IT Networking Leader Launches Exclusive Active Fiber Monitoring Technology
Allied Telesis, a universally recognized innovator of smart technologies for an information-driven world, today announced that it has released an innovative security measure to prevent eavesdropping on fiber communications, Active Fiber Monitoring. The patent-pending technology can detect when a cable is being tampered with, and will raise an alarm to warn of a possible security breach.
Fiber-optic links are used extensively for long-range data communications and are also a popular choice within the LAN environment. One of the perceived advantages of fiber is that eavesdropping on traffic within the cable is not possible. However, it is now possible to acquire devices that can snoop traffic on fiber cables; and even more disturbing is that these devices are readily available and very easy to use.
In response to this threat, Allied Telesis has developed Active Fiber Monitoring, a technology that detects small changes in the amount of light received on a fiber link. When an intrusion is attempted, the light level changes because some of the light is redirected by the eavesdropper onto another fiber. As soon as this happens, Active Fiber Monitoring detects the intrusion and raises the alarm. The link can either be shut down automatically, or an operator can be alerted and manually intervene.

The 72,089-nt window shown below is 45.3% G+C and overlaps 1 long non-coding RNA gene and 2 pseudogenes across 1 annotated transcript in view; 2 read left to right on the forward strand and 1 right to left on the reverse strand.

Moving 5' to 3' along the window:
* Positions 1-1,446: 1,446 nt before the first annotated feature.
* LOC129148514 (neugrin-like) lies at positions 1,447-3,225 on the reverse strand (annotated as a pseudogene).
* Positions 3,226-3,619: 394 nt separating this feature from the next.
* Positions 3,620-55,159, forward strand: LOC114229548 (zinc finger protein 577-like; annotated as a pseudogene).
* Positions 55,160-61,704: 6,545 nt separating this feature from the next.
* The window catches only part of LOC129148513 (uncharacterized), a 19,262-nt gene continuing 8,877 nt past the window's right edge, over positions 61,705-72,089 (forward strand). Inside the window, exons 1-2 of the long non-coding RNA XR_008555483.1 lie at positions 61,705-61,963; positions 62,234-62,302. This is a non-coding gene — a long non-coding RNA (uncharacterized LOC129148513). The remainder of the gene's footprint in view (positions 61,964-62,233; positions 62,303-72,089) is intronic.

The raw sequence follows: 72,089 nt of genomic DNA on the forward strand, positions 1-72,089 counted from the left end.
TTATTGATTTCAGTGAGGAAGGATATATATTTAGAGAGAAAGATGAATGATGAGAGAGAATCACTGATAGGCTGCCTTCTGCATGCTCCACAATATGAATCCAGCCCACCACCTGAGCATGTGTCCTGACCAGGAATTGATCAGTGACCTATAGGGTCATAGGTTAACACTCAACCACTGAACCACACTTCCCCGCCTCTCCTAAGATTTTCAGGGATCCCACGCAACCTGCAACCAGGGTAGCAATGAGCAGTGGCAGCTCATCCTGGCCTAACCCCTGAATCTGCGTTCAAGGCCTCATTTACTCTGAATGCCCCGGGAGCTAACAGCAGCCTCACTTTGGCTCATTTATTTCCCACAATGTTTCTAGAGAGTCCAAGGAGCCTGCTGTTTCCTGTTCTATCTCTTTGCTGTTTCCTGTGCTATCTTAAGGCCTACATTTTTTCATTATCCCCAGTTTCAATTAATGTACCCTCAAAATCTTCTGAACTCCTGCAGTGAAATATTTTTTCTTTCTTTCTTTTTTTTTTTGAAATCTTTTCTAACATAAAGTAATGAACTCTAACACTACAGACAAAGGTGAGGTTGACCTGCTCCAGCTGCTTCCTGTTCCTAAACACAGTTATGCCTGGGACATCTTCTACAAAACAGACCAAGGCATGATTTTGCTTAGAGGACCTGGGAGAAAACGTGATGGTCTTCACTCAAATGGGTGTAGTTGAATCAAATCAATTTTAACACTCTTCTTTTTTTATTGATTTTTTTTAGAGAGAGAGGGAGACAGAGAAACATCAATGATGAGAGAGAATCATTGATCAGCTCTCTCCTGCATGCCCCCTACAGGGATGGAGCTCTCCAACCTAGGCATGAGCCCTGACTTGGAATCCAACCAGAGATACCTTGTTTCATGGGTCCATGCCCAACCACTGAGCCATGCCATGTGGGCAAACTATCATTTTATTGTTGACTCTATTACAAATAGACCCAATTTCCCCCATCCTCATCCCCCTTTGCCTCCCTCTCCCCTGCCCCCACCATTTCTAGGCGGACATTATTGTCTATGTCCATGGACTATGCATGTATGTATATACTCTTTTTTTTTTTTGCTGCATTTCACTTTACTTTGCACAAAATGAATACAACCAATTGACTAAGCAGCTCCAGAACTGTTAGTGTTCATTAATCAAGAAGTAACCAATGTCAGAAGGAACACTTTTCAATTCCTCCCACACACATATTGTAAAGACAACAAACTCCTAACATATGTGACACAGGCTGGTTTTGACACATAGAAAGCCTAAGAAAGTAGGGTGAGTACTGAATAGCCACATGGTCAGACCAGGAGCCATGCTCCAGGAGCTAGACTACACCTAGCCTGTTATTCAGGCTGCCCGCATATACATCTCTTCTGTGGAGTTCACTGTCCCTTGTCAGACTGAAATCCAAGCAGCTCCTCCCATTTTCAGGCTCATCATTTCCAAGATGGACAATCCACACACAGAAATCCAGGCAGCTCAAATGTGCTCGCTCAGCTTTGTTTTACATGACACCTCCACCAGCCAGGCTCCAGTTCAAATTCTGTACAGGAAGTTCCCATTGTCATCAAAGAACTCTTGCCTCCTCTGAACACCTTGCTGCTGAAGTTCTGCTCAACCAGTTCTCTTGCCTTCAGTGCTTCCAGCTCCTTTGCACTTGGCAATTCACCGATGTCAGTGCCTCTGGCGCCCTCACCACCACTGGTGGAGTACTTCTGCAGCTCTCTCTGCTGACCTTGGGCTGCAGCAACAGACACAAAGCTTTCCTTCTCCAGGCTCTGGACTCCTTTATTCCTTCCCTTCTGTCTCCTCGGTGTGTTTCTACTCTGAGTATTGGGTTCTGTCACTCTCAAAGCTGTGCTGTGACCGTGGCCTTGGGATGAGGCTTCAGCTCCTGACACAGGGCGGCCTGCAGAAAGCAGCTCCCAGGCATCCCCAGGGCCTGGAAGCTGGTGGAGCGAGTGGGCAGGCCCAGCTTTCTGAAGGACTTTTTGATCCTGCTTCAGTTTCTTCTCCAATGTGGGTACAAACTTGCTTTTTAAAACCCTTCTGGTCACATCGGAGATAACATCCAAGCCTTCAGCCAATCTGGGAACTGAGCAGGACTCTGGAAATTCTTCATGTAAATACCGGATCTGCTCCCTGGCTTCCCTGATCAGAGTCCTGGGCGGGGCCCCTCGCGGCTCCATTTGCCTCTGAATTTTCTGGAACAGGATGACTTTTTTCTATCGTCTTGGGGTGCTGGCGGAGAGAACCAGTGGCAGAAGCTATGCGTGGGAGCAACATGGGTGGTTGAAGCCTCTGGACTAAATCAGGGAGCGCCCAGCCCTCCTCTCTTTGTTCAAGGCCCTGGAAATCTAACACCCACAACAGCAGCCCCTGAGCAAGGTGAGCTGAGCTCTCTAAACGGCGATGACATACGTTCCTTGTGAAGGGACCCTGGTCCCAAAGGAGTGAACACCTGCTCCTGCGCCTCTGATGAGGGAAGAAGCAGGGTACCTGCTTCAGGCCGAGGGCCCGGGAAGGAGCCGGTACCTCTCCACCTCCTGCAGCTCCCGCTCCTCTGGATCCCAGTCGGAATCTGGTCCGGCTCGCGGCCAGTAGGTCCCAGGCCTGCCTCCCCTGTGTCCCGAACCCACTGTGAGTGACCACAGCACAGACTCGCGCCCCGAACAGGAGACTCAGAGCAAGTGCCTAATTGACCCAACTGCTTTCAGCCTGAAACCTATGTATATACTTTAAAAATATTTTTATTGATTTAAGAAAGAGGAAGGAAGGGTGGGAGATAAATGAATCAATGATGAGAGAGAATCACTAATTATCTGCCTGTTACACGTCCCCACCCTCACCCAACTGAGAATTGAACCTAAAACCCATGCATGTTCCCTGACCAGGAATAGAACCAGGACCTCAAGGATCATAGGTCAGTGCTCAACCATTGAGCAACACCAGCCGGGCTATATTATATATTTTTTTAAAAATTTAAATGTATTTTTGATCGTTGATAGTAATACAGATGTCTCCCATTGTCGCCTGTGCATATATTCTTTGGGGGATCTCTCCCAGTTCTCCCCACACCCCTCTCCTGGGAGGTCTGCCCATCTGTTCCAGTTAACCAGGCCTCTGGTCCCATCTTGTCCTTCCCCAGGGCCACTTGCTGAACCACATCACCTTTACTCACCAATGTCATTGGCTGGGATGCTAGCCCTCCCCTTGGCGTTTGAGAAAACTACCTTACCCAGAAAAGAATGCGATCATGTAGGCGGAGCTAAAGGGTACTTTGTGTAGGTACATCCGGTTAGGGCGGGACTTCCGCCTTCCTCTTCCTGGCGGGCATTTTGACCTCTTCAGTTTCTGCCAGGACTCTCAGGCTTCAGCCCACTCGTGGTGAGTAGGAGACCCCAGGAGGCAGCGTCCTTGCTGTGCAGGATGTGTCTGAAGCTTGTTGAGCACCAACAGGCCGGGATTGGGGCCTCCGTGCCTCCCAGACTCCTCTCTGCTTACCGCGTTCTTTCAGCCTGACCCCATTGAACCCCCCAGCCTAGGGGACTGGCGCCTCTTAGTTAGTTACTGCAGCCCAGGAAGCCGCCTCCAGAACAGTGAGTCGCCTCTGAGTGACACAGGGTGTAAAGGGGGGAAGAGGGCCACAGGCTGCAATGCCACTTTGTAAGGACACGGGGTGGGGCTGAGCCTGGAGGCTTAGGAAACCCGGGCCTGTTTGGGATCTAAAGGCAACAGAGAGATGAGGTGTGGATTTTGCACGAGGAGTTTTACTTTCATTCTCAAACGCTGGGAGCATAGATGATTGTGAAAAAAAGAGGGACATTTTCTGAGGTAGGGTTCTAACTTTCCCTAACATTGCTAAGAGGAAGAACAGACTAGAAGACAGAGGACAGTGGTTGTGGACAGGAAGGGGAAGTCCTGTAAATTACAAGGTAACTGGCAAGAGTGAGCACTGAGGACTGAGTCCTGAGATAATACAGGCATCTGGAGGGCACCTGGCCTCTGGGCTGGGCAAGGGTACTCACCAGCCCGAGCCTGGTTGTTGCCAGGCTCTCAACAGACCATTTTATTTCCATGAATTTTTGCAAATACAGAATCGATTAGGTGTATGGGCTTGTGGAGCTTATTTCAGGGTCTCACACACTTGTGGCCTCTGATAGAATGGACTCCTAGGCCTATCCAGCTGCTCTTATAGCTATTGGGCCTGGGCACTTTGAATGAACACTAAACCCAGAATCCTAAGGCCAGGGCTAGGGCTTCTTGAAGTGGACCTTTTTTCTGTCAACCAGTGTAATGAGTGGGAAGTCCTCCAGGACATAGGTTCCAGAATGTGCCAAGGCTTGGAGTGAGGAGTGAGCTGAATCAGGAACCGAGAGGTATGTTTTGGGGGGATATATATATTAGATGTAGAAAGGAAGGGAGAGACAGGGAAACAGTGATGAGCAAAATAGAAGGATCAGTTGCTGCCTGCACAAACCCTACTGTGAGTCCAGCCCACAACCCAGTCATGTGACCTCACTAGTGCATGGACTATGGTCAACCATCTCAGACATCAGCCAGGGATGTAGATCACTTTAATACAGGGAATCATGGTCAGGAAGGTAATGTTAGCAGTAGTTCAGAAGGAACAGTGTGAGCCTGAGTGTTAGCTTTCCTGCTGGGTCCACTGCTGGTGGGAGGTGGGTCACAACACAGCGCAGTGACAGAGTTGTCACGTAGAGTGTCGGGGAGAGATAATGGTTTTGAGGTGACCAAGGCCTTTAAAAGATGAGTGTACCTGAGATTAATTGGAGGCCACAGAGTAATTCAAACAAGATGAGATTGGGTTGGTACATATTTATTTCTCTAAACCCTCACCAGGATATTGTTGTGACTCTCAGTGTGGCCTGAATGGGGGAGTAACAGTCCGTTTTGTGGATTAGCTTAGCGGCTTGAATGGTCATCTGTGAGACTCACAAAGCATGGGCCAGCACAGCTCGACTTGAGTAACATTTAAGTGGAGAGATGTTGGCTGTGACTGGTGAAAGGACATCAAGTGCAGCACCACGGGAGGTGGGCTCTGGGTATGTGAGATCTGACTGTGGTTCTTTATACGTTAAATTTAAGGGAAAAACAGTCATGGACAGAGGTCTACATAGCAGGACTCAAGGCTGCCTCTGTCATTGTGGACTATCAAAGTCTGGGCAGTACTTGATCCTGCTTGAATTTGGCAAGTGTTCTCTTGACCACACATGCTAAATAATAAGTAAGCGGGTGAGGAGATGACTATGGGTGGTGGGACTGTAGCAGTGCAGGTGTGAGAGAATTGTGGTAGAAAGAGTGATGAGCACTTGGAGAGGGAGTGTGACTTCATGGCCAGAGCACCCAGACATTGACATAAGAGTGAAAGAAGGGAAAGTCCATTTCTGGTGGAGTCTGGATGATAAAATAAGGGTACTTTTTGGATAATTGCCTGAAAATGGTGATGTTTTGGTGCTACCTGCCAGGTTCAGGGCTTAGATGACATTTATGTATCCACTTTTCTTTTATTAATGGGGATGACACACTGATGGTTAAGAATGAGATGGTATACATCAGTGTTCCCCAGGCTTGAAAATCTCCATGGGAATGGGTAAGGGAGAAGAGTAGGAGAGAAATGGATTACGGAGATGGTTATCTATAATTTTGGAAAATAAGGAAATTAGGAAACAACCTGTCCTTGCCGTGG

“The security of data on fiber links used to be taken for granted,” said Mr Graham Walker, Senior Product Manager at Allied Telesis. “But companies need to be made aware that it’s now very easy to snoop traffic on fiber undetected. Until now, the only countermeasures have been encryption, which is expensive and introduces latency, or sensitive light meters, which are complex to set up and can give false positives. Active Fiber Monitoring is an effective alternative that is easy to use and completely free.”
Active Fiber Monitoring is built-in to all Allied Telesis “x” Series switches and firewalls running the latest AlliedWare Plus™ Operating System firmware. It requires the use of DDM-capable optical modules, which are readily available from Allied Telesis.